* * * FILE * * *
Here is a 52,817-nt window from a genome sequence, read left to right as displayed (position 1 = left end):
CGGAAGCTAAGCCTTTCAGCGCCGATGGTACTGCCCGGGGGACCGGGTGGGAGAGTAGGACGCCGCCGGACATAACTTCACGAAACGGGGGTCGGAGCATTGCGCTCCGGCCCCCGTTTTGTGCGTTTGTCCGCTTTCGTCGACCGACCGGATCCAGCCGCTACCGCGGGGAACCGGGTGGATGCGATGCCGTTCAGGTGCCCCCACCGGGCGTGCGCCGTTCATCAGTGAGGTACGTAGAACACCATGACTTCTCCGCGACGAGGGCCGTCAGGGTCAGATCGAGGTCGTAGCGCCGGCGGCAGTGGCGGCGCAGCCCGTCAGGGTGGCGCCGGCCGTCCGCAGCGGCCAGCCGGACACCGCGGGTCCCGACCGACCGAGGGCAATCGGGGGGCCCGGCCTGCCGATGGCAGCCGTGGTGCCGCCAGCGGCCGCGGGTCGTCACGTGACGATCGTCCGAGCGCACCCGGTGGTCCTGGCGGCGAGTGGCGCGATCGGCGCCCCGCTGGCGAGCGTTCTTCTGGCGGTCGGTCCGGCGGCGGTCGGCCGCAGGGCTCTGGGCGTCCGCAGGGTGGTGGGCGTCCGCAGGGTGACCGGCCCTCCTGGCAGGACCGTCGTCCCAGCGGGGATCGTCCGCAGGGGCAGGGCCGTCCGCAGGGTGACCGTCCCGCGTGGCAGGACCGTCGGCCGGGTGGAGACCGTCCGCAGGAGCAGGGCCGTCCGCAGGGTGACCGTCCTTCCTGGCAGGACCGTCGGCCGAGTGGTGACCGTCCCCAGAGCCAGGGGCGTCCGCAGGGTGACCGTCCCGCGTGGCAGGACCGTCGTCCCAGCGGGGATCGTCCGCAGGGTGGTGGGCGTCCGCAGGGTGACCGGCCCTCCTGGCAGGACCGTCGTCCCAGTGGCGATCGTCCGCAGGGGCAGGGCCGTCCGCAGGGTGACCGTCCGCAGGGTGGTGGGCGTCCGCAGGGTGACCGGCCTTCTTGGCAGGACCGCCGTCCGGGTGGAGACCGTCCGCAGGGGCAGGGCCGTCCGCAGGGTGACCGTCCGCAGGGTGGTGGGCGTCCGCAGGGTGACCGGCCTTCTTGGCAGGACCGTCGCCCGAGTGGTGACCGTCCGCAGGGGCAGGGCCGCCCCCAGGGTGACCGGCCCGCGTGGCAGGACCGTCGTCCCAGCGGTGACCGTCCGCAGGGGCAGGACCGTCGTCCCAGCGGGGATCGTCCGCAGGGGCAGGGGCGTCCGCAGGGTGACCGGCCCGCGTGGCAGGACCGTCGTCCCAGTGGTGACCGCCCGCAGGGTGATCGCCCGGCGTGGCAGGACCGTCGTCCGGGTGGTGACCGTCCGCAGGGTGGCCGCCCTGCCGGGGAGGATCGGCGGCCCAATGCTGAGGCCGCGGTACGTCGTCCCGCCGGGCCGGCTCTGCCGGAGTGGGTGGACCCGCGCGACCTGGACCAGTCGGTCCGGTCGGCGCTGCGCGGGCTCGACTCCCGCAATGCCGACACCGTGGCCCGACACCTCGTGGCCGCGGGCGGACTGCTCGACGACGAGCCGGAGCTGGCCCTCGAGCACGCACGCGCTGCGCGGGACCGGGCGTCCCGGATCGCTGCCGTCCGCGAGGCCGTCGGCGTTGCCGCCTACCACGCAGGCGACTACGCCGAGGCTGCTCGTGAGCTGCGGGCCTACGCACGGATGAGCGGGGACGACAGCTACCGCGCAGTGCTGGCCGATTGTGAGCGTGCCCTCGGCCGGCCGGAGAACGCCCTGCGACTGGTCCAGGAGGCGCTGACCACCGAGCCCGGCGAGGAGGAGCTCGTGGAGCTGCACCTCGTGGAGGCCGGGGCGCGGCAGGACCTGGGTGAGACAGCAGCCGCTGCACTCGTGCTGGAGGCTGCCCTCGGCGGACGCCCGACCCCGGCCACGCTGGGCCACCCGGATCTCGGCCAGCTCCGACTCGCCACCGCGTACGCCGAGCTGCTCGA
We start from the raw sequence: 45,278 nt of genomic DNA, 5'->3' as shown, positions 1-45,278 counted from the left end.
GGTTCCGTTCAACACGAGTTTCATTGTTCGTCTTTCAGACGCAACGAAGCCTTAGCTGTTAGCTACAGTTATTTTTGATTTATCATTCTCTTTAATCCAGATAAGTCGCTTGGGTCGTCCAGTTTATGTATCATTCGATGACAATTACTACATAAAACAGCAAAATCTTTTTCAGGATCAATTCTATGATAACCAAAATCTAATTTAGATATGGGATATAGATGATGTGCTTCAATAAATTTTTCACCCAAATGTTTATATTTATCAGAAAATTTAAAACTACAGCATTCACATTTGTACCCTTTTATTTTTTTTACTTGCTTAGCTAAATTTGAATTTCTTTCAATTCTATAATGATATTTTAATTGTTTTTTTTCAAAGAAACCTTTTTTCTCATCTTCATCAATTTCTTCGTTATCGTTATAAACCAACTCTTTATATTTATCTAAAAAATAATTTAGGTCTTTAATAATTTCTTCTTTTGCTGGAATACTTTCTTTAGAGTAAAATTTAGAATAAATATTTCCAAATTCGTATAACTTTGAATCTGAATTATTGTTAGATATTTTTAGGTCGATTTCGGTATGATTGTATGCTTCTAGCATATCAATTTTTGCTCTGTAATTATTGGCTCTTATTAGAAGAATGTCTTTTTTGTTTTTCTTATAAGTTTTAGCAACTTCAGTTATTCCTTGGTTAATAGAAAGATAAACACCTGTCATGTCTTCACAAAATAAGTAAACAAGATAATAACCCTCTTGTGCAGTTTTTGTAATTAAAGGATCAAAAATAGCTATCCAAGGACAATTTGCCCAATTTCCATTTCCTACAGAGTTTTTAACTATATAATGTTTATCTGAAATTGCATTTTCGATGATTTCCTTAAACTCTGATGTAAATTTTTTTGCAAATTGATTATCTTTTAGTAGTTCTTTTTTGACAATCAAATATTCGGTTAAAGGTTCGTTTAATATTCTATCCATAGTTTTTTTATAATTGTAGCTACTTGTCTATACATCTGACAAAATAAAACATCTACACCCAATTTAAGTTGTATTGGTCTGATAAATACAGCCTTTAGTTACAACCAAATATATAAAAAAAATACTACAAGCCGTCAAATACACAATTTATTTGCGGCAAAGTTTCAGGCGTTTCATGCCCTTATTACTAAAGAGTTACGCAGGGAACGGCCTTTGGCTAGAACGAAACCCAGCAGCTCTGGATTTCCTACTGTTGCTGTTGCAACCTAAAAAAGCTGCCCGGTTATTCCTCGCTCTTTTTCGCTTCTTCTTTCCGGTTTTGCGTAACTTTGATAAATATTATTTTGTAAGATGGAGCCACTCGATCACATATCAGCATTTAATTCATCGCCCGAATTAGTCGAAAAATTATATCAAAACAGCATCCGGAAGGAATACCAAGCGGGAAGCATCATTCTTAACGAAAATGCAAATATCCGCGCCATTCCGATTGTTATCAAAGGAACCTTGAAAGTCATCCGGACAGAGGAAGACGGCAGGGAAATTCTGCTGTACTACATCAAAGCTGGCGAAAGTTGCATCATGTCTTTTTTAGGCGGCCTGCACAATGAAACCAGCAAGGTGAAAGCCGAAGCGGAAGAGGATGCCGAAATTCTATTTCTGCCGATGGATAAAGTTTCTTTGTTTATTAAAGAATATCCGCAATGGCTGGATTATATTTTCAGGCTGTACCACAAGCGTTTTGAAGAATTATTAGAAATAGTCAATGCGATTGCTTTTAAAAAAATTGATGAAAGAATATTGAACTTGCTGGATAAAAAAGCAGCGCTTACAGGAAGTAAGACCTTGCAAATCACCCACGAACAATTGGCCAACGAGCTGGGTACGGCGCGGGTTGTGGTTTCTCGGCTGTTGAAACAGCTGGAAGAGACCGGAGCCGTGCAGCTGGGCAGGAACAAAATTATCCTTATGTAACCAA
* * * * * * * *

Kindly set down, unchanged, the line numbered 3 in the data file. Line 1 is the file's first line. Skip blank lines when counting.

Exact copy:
We start from the raw sequence: 45,278 nt of genomic DNA, 5'->3' as shown, positions 1-45,278 counted from the left end.